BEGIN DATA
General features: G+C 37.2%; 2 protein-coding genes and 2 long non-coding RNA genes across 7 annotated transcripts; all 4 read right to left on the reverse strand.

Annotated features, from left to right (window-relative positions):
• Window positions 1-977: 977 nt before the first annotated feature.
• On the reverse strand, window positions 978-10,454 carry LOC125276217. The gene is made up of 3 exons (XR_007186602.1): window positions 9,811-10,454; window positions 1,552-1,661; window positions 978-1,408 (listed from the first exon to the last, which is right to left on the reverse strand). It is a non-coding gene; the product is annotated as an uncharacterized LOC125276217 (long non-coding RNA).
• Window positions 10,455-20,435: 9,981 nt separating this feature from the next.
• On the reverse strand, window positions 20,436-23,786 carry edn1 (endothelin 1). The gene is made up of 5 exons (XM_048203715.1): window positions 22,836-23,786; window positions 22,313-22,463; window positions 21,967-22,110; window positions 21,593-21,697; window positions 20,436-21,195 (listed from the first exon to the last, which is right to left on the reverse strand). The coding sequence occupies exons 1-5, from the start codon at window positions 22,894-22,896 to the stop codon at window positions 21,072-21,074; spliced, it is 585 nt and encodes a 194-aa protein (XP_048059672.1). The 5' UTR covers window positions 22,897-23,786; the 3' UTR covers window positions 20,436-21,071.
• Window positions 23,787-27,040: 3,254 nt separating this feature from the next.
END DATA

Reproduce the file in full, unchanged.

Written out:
General features: G+C 37.2%; 2 protein-coding genes and 2 long non-coding RNA genes across 7 annotated transcripts; all 4 read right to left on the reverse strand.

Annotated features, from left to right (window-relative positions):
• Window positions 1-977: 977 nt before the first annotated feature.
• On the reverse strand, window positions 978-10,454 carry LOC125276217. The gene is made up of 3 exons (XR_007186602.1): window positions 9,811-10,454; window positions 1,552-1,661; window positions 978-1,408 (listed from the first exon to the last, which is right to left on the reverse strand). It is a non-coding gene; the product is annotated as an uncharacterized LOC125276217 (long non-coding RNA).
• Window positions 10,455-20,435: 9,981 nt separating this feature from the next.
• On the reverse strand, window positions 20,436-23,786 carry edn1 (endothelin 1). The gene is made up of 5 exons (XM_048203715.1): window positions 22,836-23,786; window positions 22,313-22,463; window positions 21,967-22,110; window positions 21,593-21,697; window positions 20,436-21,195 (listed from the first exon to the last, which is right to left on the reverse strand). The coding sequence occupies exons 1-5, from the start codon at window positions 22,894-22,896 to the stop codon at window positions 21,072-21,074; spliced, it is 585 nt and encodes a 194-aa protein (XP_048059672.1). The 5' UTR covers window positions 22,897-23,786; the 3' UTR covers window positions 20,436-21,071.
• Window positions 23,787-27,040: 3,254 nt separating this feature from the next.